Maternal education and child nutritional status in Bolivia: finding the links
This study models various pathways linking maternal education and child nutritional status in Bolivia, using a national sample of children. Pathways examined include socioeconomic status, health knowledge, modern attitudes towards health care, female autonomy, and reproductive behavior. The data come from the 1998 Bolivia Demographic and Health Survey. Logistic regression results suggest that socioeconomic factors are the most important pathways linking maternal education and child nutritional status, and that modern attitudes about health care also explain the impact of education. Health care knowledge accounts for less of the effect of maternal education on child nutritional status, with autonomy being the weakest pathway. Other pathways, such as reproductive behaviors, appear to influence nutritional status independent of maternal education. Overall, the pathways examined accounted for 60 percent of the effect of maternal education on child nutritional status.
If you experience problems downloading a file, check if you have the proper application to view it first. In case of further problems read the IDEAS help page. Note that these files are not on the IDEAS site. Please be patient as the files may be large.
As the access to this document is restricted, you may want to look for a different version under "Related research" (further below) or search for a different version of it.
Volume (Year): 60 (2005)
Issue (Month): 2 (January)
|Contact details of provider:|| Web page: http://www.elsevier.com/wps/find/journaldescription.cws_home/315/description#description|
|Order Information:|| Postal: http://www.elsevier.com/wps/find/supportfaq.cws_home/regional|
References listed on IDEAS
Please report citation or reference errors to , or , if you are the registered author of the cited work, log in to your RePEc Author Service profile, click on "citations" and make appropriate adjustments.:
- T.S. Saraswathi, 1992. "Child Survival and Health and their Linkages with Psycho-social Factors in the Home and Community1," Psychology and Developing Societies, Centre of Advanced Studies in Psychology, vol. 4(1), pages 73-87, September.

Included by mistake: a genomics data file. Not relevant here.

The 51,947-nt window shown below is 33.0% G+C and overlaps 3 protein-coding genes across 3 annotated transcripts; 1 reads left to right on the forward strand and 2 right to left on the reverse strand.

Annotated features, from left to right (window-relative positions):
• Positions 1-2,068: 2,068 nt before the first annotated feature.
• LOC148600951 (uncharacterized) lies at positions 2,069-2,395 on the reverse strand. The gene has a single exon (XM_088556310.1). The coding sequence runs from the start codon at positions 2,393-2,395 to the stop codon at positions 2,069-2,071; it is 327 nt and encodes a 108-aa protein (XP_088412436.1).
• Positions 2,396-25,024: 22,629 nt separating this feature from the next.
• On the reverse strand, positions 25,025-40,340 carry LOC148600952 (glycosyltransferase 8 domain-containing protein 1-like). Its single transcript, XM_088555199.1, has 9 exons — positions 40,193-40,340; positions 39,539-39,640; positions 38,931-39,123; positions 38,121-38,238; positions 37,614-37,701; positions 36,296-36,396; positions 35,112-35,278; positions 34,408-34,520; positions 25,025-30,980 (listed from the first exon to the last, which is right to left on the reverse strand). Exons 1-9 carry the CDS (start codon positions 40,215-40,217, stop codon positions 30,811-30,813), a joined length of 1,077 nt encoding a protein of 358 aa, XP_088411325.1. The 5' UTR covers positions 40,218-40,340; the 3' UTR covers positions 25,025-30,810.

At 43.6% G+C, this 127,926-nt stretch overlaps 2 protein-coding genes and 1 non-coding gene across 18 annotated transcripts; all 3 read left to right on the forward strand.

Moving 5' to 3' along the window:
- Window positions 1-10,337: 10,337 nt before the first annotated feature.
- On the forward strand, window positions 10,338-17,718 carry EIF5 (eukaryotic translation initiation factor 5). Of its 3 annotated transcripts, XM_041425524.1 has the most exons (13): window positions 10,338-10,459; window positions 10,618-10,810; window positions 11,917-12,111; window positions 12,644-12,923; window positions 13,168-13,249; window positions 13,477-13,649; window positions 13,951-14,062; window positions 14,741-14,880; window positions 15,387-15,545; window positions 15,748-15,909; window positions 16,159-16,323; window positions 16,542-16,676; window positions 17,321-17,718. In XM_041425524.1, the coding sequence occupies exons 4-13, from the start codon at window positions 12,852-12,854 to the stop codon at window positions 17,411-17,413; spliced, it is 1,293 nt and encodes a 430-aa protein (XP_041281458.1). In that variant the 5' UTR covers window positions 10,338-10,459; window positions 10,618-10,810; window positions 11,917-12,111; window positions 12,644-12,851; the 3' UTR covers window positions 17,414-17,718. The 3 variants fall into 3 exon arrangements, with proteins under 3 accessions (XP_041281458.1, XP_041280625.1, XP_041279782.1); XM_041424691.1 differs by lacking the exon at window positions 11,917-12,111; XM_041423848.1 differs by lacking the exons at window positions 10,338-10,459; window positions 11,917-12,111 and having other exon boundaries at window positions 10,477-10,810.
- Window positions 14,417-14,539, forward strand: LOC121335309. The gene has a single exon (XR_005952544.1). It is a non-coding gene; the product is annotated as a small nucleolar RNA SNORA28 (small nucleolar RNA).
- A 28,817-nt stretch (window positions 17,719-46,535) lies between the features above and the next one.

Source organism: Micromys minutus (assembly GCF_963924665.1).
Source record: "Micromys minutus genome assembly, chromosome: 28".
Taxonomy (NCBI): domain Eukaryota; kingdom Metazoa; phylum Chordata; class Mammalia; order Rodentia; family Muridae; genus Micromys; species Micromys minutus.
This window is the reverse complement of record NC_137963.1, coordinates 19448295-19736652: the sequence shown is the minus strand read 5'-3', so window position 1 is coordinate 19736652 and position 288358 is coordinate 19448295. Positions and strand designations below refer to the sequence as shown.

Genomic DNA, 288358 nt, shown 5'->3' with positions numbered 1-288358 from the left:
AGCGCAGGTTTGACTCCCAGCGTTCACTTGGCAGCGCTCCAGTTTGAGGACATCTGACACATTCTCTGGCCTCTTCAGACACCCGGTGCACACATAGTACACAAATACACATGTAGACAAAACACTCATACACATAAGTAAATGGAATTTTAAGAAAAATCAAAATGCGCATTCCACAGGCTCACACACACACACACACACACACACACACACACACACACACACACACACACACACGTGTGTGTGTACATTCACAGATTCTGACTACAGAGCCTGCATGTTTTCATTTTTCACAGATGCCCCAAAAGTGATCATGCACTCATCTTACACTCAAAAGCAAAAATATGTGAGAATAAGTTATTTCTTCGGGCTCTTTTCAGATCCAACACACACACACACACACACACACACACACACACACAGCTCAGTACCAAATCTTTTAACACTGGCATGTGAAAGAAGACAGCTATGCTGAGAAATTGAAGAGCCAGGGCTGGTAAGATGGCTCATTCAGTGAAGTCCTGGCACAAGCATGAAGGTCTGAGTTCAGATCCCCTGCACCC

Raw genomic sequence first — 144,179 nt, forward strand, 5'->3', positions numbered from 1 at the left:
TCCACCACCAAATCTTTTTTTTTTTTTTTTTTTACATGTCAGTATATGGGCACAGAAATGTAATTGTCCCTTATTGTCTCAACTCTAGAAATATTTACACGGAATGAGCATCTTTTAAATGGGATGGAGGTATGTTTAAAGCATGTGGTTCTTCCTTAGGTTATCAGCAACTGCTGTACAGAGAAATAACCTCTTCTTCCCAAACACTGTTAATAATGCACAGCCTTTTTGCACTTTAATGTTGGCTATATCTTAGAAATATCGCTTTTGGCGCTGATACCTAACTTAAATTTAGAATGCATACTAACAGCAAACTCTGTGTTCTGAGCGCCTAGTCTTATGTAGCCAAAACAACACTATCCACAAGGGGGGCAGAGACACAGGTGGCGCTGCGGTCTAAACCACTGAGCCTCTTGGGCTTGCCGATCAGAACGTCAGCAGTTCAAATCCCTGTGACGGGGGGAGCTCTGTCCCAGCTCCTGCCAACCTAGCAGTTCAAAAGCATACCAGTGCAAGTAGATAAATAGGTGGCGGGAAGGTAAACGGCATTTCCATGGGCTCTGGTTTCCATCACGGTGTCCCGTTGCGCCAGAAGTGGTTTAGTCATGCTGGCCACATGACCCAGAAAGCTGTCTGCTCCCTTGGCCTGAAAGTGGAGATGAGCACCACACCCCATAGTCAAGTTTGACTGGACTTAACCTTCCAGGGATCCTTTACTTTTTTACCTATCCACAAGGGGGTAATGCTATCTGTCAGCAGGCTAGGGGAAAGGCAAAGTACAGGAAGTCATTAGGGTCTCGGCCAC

- Defo, Barthélémy Kuate, 1997. "Effects of socioeconomic disadvantage and women's status on women's health in Cameroon," Social Science & Medicine, Elsevier, vol. 44(7), pages 1023-1042, April.
- Barrett, Hazel & Browne, Angela, 1996. "Health, hygiene and maternal education: Evidence from The Gambia," Social Science & Medicine, Elsevier, vol. 43(11), pages 1579-1590, December.
- Cleland, John G. & van Ginneken, Jerome K., 1988. "Maternal education and child survival in developing countries: The search for pathways of influence," Social Science & Medicine, Elsevier, vol. 27(12), pages 1357-1368, January.
- Frank Young & Barry Edmonston & Nancy Andes, 1983. "Community-level determinants of infant and child mortality in peru," Social Indicators Research: An International and Interdisciplinary Journal for Quality-of-Life Measurement, Springer, vol. 12(1), pages 65-81, January.
- Sonalde Desai & Soumya Alva, 1998. "Maternal education and child health: Is there a strong causal relationship?," Demography, Springer;Population Association of America (PAA), vol. 35(1), pages 71-81, February.
- Anne Pebley & Paul Stupp, 1987. "Reproductive patterns and child mortality in guatemala," Demography, Springer;Population Association of America (PAA), vol. 24(1), pages 43-60, February.
- Anne Pebley & Noreen Goldman & Germán Rodríguez, 1996. "Prenatal and delivery care and childhood immunization in guatemala: Do family and community matter?," Demography, Springer;Population Association of America (PAA), vol. 33(2), pages 231-247, May.
- Jejeebhoy, Shireen J., 1995. "Women's Education, Autonomy, and Reproductive Behaviour: Experience from Developing Countries," OUP Catalogue, Oxford University Press, number 9780198290339, December.
- Paul Glewwe, 1999. "Why Does Mother's Schooling Raise Child Health in Developing Countries? Evidence from Morocco," Journal of Human Resources, University of Wisconsin Press, vol. 34(1), pages 124-159.
- Kim Streatfield & Masri Singarimbun & Ian Diamond, 1990. "Maternal Education and Child Immunization," Demography, Springer;Population Association of America (PAA), vol. 27(3), pages 447-455, August.
- Paul Frenzen & Dennis Hogan, 1982. "The impact of class, education, and health care on infant mortality in a developing society: The case of rural Thailand," Demography, Springer;Population Association of America (PAA), vol. 19(3), pages 391-408, August.
When requesting a correction, please mention this item's handle: RePEc:eee:socmed:v:60:y:2005:i:2:p:395-407. See general information about how to correct material in RePEc.
For technical questions regarding this item, or to correct its authors, title, abstract, bibliographic or download information, contact: (Shamier, Wendy)
If you have authored this item and are not yet registered with RePEc, we encourage you to do it here. This allows to link your profile to this item. It also allows you to accept potential citations to this item that we are uncertain about.
If references are entirely missing, you can add them using this form.
If the full references list an item that is present in RePEc, but the system did not link to it, you can help with this form.
If you know of missing items citing this one, you can help us creating those links by adding the relevant references in the same way as above, for each refering item. If you are a registered author of this item, you may also want to check the "citations" tab in your profile, as there may be some citations waiting for confirmation.
Please note that corrections may take a couple of weeks to filter through the various RePEc services.